China Bans Coal, Lead, Iron Imports From North Korea

China's Ministry of Commerce said that Beijing will halt imports of coal, iron, iron ore and seafood from North Korea starting on Tuesday, cutting an important economic lifeline for the Pyongyang regime, as it implemented a package of sanctions passed by the United Nations Security Council on August 6.

China accounts for roughly 90% of North Korean trade but moved earlier in February to suspend North Korea's coal imports until the end of the year. Coal normally accounts for about half of North Korea's exports, but despite the coal ban, overall trade between the two countries remained healthy according to WaPo.

Last month China announced that imports from North Korea fell to $880 million in the six months that ended in June, down 13% from a year earlier. Notably, China's coal imports from North Korea dropped precipitously, with only 2.7 million tons being shipped in the first half of 2017, down 75 percent from 2016. But a 29 percent spike in Chinese exports to North Korea — North Korea bought $1.67 billion worth of Chinese products in the first six months of the year — helped push total trade between the two countries up 10 percent between January and June, compared with the same period last year.

While the latest move to halt imports of iron, iron ore, lead and lead ore, and seafood products will put significantly more pressure on Pyongyang, it is unlikely to be enough to convince Pyongyang to abandon its nuclear program, which it sees as essential to its own survival, experts say.

The announcement comes after days of increasingly bellicose rhetoric between President Trump and North Korean leader Kim Jong-un, which however appears to have moderated somewhat in the past 48 hours when contrary to some expectations, there were no escalations - and no missile or nuclear tests by North Korea - over the weekend. Last we ...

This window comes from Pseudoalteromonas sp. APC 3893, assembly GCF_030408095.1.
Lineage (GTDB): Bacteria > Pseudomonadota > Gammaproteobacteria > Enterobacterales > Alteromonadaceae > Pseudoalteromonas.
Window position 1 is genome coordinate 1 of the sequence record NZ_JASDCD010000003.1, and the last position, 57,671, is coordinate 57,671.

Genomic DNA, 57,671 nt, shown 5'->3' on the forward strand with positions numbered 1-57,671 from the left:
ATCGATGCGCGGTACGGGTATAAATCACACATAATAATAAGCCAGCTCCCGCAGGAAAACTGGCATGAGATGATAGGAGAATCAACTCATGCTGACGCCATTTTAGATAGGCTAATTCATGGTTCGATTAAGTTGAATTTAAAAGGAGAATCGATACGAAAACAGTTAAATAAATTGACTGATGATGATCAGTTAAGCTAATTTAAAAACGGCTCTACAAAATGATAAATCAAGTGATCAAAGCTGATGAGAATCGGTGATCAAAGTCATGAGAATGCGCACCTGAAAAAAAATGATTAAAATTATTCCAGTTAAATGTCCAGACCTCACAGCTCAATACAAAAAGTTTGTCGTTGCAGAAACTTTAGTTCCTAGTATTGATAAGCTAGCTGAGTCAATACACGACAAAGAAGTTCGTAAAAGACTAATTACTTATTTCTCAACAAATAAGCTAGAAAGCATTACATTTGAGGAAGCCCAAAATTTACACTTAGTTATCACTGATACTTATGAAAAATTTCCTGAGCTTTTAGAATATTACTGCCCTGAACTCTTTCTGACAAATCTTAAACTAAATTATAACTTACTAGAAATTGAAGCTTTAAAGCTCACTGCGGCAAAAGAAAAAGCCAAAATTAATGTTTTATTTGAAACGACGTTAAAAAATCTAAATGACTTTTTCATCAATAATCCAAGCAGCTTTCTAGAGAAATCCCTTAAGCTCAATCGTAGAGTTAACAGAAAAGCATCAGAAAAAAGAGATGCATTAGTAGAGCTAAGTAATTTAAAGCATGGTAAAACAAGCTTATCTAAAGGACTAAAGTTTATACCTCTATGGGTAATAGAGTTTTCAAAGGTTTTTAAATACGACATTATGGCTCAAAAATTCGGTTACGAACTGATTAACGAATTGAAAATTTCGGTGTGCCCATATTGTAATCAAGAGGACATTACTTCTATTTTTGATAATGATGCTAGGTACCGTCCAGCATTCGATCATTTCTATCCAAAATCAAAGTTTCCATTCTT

The Market is Right: Car Stocks Are Cheap for a Reason

In an expensive stock market, car makers are sensationally cheap. Sadly, though, this looks like a rational response.

China Sets Its Banks on Scramble for Funding

A crackdown on a key funding source for banks is bound to cause some lenders to hit regulatory limits.

Margin Pressure Ahead for U.S. Companies

Productivity growth is companies' best weapon against rising costs. Unfortunately for them, it has been extraordinarily weak and is unlikely to get much better.

Mark Hulbert: What the solar eclipse on Aug. 21 will mean for stocks

Might the solar eclipse coincide with the final bull-market top? Mark Hulbert investigates and finds some studies show stock markets are indeed affected by astronomical (if not astrological) phenomena.

Trump's failure to enact policy is having a 'chilling effect' on earnings

The double-digit growth in S&P 500 earnings is masking underlying weakness in consumer spending as subdued wage growth and unfilled policy promises have hampered business investment.

Jeff Reeves's Strength in Numbers: Why 'America first' isn't your best investment idea

Bargain-hunting stock investors should look anywhere but the U.S., writes Jeff Reeves.

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To contact me with questions, comments or constructive criticism is always encouraged and appreciated:

gary@econintersect.com